• The stored script and metadata can be used, at step 608, to execute the client workflow in a target environment. The user may be prompted to validate expected results. At step 610, errors are detected in the client workflow and a notification is provided to a user for follow-up and resolution. In this way, the client workflow may verify the stability and reliability of a software change or update.
  • Many different arrangements of the various components depicted, as well as components not shown, are possible without departing from the spirit and scope of the present invention. Embodiments of the present invention have been described with the intent to be illustrative rather than restrictive. Alternative embodiments will become apparent to those skilled in the art that do not depart from its scope. A skilled artisan may develop alternative means of implementing the aforementioned improvements without departing from the scope of the present invention.
  • It will be understood that certain features and subcombinations are of utility and may be employed without reference to other features and subcombinations and are contemplated within the scope of the claims. Not all steps listed in the various figures need be carried out in the specific order described. Accordingly, the scope of the invention is intended to be limited only by the following claims.

Claims (20)

What is claimed is:
1. One or more computer storage media having computer-executable instructions embodied thereon that, when executed by a computer, causes the computer to perform operations, the operations comprising:
receiving a selection of one or more business processes, the one or more business processes being combined into a client workflow;
receiving test data and assertion types for each business process of the one or more business processes;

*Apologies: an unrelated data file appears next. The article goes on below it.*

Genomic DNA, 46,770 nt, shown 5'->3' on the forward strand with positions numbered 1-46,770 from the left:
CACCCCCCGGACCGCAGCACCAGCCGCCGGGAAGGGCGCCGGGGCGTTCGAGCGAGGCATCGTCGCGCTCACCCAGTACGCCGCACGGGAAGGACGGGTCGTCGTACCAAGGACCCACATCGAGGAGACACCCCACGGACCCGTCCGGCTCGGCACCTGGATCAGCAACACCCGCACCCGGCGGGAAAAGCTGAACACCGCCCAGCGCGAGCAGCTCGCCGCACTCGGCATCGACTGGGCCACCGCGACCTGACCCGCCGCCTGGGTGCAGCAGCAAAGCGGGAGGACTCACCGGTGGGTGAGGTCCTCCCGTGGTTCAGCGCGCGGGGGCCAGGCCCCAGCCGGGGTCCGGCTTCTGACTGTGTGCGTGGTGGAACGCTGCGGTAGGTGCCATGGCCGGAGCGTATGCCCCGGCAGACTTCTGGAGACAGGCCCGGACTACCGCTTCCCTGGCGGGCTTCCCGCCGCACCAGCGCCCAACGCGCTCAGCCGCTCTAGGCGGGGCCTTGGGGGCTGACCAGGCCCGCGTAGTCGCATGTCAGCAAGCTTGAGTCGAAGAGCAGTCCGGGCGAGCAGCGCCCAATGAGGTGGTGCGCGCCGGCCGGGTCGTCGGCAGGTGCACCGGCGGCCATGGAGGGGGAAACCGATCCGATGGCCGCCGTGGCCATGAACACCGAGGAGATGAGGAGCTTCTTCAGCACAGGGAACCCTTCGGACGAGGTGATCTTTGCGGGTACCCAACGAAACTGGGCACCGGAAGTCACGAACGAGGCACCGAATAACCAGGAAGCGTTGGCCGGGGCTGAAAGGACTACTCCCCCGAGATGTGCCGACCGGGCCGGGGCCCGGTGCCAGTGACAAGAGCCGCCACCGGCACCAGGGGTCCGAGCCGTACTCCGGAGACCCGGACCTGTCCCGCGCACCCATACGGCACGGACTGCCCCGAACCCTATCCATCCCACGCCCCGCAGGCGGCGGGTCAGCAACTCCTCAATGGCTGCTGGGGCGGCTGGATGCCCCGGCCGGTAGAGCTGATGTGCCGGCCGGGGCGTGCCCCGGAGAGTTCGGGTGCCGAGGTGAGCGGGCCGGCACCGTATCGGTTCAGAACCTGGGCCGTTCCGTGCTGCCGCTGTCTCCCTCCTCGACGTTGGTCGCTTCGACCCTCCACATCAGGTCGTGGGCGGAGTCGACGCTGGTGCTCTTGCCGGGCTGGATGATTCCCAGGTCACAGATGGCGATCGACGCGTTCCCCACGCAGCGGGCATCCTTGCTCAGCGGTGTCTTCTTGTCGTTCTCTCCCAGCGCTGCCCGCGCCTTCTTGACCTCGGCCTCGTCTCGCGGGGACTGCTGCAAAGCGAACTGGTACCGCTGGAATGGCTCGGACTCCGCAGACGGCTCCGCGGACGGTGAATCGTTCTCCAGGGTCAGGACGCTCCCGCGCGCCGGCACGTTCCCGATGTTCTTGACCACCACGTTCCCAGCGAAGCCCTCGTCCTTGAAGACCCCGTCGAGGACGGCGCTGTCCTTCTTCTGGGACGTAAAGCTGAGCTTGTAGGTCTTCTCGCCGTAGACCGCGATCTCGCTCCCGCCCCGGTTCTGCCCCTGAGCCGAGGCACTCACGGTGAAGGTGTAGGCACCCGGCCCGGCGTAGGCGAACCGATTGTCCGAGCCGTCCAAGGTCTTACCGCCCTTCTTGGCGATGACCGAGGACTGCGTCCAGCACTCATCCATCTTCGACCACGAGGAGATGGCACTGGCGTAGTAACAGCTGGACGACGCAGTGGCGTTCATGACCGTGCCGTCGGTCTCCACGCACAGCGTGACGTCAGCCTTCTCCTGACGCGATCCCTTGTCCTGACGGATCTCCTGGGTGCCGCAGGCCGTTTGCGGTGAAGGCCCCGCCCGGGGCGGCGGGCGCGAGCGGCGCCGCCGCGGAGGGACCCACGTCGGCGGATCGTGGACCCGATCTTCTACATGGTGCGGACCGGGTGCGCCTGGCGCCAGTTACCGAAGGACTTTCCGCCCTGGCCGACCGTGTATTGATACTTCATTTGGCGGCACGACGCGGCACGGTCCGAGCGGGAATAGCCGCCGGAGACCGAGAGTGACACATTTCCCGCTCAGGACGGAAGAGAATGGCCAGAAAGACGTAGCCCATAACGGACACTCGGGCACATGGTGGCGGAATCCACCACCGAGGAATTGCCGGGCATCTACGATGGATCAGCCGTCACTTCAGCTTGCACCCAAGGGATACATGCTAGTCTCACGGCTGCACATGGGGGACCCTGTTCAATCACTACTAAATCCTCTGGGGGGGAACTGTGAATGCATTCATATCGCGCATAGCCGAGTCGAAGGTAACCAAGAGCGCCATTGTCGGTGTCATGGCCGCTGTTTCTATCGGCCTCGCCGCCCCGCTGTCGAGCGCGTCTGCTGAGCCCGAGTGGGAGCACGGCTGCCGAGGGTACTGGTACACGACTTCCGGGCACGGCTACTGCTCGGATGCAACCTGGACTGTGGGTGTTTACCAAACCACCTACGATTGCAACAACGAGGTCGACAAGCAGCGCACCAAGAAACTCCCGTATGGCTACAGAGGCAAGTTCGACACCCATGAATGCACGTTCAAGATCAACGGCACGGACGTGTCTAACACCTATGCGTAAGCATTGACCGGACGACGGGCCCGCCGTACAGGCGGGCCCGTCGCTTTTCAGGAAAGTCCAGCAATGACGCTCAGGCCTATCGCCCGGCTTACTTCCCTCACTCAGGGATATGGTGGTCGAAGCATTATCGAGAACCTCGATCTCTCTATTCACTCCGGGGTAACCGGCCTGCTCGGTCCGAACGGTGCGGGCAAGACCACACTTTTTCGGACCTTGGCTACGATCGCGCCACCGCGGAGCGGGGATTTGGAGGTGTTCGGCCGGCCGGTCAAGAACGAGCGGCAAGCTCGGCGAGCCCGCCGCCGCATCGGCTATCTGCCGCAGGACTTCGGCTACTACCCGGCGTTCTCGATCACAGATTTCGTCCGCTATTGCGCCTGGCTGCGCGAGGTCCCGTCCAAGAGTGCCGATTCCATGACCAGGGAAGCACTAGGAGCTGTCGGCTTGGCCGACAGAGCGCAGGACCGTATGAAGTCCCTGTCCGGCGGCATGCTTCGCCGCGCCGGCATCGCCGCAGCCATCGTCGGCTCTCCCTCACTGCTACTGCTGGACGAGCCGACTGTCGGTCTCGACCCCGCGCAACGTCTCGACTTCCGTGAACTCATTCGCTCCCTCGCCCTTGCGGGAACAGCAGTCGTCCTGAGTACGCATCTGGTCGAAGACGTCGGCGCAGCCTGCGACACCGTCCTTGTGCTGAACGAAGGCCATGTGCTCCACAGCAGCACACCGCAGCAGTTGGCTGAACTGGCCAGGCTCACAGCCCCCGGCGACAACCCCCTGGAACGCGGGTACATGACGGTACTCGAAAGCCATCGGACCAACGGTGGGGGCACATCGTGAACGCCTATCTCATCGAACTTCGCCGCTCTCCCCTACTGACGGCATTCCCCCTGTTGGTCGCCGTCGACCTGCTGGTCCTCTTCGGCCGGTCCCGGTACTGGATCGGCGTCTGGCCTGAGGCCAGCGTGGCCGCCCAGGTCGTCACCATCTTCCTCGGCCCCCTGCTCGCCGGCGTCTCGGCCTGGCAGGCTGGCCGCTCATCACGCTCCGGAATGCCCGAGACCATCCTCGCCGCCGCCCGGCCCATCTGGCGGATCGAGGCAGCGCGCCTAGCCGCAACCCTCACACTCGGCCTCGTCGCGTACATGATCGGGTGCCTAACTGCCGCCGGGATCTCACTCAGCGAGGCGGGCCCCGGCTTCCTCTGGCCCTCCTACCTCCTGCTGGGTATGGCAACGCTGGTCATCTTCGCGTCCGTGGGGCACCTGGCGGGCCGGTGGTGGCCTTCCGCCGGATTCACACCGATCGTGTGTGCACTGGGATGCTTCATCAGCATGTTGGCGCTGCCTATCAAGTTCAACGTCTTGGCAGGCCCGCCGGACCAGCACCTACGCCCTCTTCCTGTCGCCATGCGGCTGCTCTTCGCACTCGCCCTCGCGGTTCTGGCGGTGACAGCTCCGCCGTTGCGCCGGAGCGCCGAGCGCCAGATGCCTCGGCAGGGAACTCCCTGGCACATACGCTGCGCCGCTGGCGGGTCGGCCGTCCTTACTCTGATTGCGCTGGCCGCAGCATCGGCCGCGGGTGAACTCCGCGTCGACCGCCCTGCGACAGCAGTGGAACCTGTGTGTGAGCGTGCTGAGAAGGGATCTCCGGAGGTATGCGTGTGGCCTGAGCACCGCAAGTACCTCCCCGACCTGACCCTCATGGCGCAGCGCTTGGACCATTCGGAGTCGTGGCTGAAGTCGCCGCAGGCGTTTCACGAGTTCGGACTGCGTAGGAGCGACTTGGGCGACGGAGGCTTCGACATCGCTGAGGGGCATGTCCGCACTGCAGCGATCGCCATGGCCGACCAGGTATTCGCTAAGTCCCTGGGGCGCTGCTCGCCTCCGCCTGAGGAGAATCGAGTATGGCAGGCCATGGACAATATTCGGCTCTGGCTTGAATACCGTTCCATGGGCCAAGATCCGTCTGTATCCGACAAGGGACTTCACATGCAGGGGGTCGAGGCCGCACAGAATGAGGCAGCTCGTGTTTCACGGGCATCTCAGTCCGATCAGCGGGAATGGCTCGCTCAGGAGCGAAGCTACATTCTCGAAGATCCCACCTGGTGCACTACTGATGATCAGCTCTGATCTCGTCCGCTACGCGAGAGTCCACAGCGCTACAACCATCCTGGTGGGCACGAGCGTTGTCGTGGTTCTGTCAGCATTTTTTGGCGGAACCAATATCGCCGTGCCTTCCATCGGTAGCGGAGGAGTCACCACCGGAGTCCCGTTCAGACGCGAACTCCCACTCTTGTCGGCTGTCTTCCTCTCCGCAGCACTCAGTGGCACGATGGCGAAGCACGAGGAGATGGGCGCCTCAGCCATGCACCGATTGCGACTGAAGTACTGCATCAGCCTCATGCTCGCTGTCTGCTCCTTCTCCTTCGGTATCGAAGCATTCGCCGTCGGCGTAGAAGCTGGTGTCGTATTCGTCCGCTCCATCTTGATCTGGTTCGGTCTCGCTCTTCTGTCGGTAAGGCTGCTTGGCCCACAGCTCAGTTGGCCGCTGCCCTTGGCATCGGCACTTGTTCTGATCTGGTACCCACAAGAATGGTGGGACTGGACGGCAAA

storing a script and metadata containing a name of the client workflow and names of the one or more business processes utilized to create the client workflow;
executing the client workflow in a target environment; and
detecting errors in the client workflow and provide a notification to a user for follow-up and resolution.
2. The media of claim 1, wherein each business process of the one or more business processes is associated with a system process that launches a separate user interface.
3. The media of claim 1, further comprising prompting the user to interact with a user interface for each business process of the one or more business processes.
4. The media of claim 1, further comprising prompting the user to validate expected results.
5. The media of claim 1, wherein each business process of the one or more business processes is connected through connectors, each connector being a trigger to a next process in the client workflow.
6. The media of claim 1, wherein the selection of one or more business processes is received by intercepting user interaction with the one or more business processes, determining a sequence of execution, and identifying document object model events.
7. The media of claim 1, wherein the script and metadata containing the name of the client workflow and the names of the one or more business processes utilized to create the client workflow are stored in JSON format in a client environment for workflow code generation.